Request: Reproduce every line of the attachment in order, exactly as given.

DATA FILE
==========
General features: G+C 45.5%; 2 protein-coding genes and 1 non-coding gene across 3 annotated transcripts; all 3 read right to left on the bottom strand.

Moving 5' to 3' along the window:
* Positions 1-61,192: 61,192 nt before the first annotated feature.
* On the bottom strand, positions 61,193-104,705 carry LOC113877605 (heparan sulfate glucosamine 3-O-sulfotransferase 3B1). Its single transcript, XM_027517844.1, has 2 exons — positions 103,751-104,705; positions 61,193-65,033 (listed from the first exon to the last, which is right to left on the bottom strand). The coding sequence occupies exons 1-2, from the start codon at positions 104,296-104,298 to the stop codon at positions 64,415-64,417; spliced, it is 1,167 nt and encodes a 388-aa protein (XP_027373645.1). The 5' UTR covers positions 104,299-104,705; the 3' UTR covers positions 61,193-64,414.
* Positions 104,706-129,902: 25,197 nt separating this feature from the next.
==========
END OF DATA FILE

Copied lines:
General features: G+C 45.5%; 2 protein-coding genes and 1 non-coding gene across 3 annotated transcripts; all 3 read right to left on the bottom strand.

Moving 5' to 3' along the window:
* Positions 1-61,192: 61,192 nt before the first annotated feature.
* On the bottom strand, positions 61,193-104,705 carry LOC113877605 (heparan sulfate glucosamine 3-O-sulfotransferase 3B1). Its single transcript, XM_027517844.1, has 2 exons — positions 103,751-104,705; positions 61,193-65,033 (listed from the first exon to the last, which is right to left on the bottom strand). The coding sequence occupies exons 1-2, from the start codon at positions 104,296-104,298 to the stop codon at positions 64,415-64,417; spliced, it is 1,167 nt and encodes a 388-aa protein (XP_027373645.1). The 5' UTR covers positions 104,299-104,705; the 3' UTR covers positions 61,193-64,414.
* Positions 104,706-129,902: 25,197 nt separating this feature from the next.